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SERIES IN

Philology Literature and Archæology

Vol. IV

No. 3

THE WAR OF THE THEATRES

BY

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JOSIAH H. PENNIMAN
ASSISTANT PROFESSOR OF ENGLISH LITERATURE IN THE

UNIVERSITY OF PENNSYLVANIA

1897

GINN & COMPANY
Agents for United States, Canada and England

9-13 Tremont Place, Boston, U.S.A.

MAX NIEMEYER
Agent for the Continent of Europe

Halle, a. S., Germany.

822.9
P41

cop. 2

THE Papers of this Series, prepared by Professors and others connected with the University of Pennsylvania, will take the form of Monographs on the subjects of Philology, Literature, and Archäology, whereof about 200 or 250 pages will form a volume. Each Monograph, however, is complete in itself.

The price to subscribers to the Series will be $2.00 per volume; to others than subscribers the numbers avul b sold separately at the regular prices.

It is the intention of the University to issue these Monographs from time to time as they shall be prepared.

Each author assumes the responsibility of his own contribution.

CAtheneum

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This monograph contains some results of the study of a group of Elizabethan plays, closely related to each other, because all connected with the quarrel of Jonson and Marston, an incident in the history of the drama to which has been given the name “The War of the Theatres." Single plays and the plays of individual authors have long occupied the attention of critics and editors, but the intimate relationship of groups of plays, as a feature of what we may term the organic unity of the Elizabethan drama, has received from students less attention than it deserves. The purpose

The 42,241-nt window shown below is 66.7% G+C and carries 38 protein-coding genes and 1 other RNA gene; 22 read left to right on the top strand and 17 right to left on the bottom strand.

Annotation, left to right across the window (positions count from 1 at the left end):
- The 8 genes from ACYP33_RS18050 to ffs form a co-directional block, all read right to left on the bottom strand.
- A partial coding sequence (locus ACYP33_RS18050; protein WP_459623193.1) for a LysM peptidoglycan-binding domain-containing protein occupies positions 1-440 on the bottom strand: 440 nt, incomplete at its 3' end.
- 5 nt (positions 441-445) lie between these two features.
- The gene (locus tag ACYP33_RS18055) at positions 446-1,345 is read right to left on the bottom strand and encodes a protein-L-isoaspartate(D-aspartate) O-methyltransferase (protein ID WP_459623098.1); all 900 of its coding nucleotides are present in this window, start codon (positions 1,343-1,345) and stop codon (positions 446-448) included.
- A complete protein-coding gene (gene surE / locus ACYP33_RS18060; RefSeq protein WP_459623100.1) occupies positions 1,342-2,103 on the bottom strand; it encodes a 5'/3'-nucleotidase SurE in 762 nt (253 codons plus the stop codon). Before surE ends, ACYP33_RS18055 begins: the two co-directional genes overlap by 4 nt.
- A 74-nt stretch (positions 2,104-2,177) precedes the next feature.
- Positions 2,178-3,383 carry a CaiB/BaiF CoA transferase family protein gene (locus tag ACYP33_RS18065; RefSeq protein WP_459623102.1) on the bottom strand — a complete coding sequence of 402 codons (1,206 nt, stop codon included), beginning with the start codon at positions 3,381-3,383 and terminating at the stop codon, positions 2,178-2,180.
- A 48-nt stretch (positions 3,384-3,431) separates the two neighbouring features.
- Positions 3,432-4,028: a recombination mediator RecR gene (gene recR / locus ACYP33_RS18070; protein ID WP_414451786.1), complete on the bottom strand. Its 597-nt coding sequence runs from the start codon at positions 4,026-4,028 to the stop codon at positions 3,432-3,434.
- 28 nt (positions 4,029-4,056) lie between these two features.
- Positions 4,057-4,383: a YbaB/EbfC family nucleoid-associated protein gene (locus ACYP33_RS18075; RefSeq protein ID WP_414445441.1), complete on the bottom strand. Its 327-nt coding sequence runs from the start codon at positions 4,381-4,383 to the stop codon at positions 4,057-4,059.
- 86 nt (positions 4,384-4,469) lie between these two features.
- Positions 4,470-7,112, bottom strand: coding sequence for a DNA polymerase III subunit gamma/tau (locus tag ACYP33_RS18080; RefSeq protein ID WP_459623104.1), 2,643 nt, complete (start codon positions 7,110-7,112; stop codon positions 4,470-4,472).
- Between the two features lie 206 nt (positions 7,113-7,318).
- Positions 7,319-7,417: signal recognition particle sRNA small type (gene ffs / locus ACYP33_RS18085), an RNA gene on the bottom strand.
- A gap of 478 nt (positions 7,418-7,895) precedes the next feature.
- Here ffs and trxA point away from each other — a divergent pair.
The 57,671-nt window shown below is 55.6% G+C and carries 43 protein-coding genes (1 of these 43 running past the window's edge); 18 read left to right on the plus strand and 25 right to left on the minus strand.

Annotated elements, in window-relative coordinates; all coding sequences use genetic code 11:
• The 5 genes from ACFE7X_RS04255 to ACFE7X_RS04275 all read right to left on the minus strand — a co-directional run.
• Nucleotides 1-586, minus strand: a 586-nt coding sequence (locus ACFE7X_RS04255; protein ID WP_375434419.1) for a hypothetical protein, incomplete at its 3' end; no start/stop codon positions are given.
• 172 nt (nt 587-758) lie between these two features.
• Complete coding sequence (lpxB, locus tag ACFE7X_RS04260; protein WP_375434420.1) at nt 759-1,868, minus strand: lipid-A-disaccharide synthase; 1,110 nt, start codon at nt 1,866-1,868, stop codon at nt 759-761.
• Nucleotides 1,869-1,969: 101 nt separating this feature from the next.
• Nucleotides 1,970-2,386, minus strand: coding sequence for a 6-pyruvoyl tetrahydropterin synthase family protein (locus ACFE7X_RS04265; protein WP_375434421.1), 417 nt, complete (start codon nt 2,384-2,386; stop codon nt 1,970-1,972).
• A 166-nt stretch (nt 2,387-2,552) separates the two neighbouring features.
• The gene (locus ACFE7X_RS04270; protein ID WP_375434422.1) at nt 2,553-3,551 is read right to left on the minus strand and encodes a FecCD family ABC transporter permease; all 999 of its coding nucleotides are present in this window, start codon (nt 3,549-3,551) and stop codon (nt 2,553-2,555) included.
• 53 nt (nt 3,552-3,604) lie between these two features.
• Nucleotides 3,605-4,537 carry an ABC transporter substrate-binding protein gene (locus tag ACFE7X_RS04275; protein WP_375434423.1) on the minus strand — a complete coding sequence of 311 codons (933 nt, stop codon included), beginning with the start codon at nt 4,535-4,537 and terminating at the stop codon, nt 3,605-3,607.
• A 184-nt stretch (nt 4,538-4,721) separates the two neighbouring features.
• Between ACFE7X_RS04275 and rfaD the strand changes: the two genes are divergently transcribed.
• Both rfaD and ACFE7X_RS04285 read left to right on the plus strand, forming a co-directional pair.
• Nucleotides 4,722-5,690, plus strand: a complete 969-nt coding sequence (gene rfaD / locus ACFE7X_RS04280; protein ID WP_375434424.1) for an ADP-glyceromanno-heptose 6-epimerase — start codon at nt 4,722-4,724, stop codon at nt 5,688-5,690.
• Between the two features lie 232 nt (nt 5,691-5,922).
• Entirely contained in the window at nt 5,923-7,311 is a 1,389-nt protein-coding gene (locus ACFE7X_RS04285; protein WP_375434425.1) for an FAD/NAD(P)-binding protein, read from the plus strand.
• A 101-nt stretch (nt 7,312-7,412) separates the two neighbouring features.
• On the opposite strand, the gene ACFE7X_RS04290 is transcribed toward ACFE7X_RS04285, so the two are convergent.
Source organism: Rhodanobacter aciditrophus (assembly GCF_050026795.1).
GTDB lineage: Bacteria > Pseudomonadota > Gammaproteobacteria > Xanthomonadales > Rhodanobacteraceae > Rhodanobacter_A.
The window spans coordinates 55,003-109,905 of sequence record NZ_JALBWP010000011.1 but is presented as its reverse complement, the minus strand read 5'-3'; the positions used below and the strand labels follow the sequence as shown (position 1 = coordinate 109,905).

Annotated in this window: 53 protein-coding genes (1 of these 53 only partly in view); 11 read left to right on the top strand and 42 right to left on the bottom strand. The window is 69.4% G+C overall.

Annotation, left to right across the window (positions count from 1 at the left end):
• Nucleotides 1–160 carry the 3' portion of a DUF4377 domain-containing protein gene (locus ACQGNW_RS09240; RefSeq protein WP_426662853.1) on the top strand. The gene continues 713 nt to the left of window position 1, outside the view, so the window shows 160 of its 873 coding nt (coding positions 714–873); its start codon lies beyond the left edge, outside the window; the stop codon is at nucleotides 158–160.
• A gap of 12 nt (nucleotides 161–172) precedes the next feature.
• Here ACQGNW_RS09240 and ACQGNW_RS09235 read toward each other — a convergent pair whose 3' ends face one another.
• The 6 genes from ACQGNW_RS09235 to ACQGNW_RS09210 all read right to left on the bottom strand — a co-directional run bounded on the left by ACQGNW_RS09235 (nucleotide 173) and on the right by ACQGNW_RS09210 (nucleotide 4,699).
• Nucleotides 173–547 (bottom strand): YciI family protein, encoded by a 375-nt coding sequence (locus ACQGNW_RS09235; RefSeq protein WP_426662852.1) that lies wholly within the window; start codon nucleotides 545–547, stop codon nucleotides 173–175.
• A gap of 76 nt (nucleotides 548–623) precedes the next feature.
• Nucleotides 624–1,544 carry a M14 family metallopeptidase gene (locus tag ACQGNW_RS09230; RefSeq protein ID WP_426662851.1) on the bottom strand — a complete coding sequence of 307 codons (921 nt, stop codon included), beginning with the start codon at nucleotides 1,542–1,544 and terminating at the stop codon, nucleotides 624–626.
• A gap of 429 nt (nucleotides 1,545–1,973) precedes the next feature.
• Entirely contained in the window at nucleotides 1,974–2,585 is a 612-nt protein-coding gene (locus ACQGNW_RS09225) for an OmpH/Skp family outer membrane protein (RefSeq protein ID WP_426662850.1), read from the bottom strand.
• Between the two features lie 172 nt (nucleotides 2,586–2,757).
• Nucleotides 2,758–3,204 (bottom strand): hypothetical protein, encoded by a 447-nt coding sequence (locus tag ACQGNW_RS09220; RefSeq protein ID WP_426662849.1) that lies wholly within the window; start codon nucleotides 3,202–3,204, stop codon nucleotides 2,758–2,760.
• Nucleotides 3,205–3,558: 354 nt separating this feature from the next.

of the present treatment is to set forth some conclusions concerning the plays, and the facts upon which the conclusions are based. A number of erroneous views that have been held by critics are referred to incidentally, but it has been no part of the plan to discuss all of the numerous mistakes that have been made in attempts to identify characters.

I take pleasure in acknowledging here the courteous interest in this work which has been shown by Mr. F. G. Fleay of London, and also the kindness of my colleague Dr. Child, who made the index ; but especially do I wish to record my grateful appreciation of the valuable suggestions and generous aid of my friend and teacher Professor Schelling.

JOSIAH H. PENNIMAN. UNIVERSITY OF PENNSYLVANIA,

May 24, 1897

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THE WAR OF THE THEATRES.

I.

THE SATIRES OF MARSTON.

“ THE War of the Theatres is a term which has been applied to the quarrels of Marston and Dekker with Ben Jonson, which found expression in satirical plays. To this “war” is due the close relationship which exists between the works of these dramatists between 1598 and 1602. Whether any other dramatists took part in this contest is almost wholly conjectural, and the present discussion of the subject will be confined chiefly to the works of the three authors mentioned. That Shakespeare may have taken a hand in the quarrel seems altogether likely from the well-known passage in The Return from Parnassus; but there is no other direct evidence that he did, and the indirect evidence is, unfortunately, inconclusive.

This monograph is an attempt to show the relationship of the plays of which it treats, as regards the personal satire contained in them, by setting forth such evidence as has been found for the identification of the characters.

The plays which will be discussed, in whole or in part, are Every Man in his Humour, Histriomastix, The Case is Altered, Every Man out of his Humour, Patient Grissil, Jack Drum, Cynthia's Revels, Antonio and Mellida, Part I., Poetaster, Satiromastix, What you Will, The Return from Parnassus, and Troilus and Cressida.

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